Higher Profile: Julian Marley

in Culture

Julian Marley’s legendary father, Bob Marley, is credited to bringing the Rastafarian culture and music to the world through lyrics instilled with political and theological messaging, based on ancient Christian texts. Once his music gained international recognition his raw interviews became teaching moments of Rastafari livity, teaching the principles of a balanced lifestyle, steeped in love, giving thanks daily, as a practice.

“I wake up every day and give thanks and praise before everything else,” he shared. “It’s a meditation. Sometimes I put on some good Ethiopian music—some orthodox music, and start the day out with spirituality before we take time for physicality.”

Physicality defined in the modern world, Julian explained, is the world of the iPhone, social media—Instagram, namely. If it’s a business call that’s different, but starting the day with a spiritual life, giving thanks, is part of livity.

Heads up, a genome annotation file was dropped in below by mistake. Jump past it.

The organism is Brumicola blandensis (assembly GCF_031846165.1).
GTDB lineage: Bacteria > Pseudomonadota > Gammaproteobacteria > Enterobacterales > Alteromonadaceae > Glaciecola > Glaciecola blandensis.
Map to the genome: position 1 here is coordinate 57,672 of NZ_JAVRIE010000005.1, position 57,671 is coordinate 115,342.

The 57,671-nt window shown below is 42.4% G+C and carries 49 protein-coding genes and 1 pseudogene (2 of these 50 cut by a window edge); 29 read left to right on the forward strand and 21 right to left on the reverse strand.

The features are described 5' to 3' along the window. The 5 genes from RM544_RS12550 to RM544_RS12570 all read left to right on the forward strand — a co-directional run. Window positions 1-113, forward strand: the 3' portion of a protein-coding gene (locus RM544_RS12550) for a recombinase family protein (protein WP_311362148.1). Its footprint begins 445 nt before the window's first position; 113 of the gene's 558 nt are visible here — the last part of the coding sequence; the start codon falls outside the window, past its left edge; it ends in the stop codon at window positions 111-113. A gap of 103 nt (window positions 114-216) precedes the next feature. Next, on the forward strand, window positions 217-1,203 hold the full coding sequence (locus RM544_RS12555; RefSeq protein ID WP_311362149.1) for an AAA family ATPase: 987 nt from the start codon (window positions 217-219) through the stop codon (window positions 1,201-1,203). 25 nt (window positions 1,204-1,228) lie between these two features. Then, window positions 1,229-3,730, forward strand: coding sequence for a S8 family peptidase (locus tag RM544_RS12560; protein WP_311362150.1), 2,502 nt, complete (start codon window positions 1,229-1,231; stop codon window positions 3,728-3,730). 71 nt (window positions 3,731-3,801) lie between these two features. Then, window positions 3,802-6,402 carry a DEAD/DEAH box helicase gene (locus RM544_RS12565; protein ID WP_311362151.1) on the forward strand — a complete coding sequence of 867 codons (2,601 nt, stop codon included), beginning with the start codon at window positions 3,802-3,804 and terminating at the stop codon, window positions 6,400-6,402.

“It’s good to make it a practice, then it becomes a habit, then it becomes you,” he added. “Everywhere we go, we give thanks for the day—a few moments of thanksgiving everyday. If we are driving, we say ‘yes, God, yes you see everything, but it’s nice to thank him. Then we play in the park, chat with friends, see the children.”

Raised in London, Livity in Jamaica

Born in British Jamaica, Julian was raised in London by his mother, Lucy Pounder, but learned of the Rasta beliefs during visits with his extended family in Jamaica.

“When I read the Bible as a kid I thought the history was only happening in England—it was the language, written in old English—and in my mind it took me far away from my roots in Jamaica. But when I went back to visit my brothers, I saw that everyone looked like …

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Author: Sharon Letts / High Times

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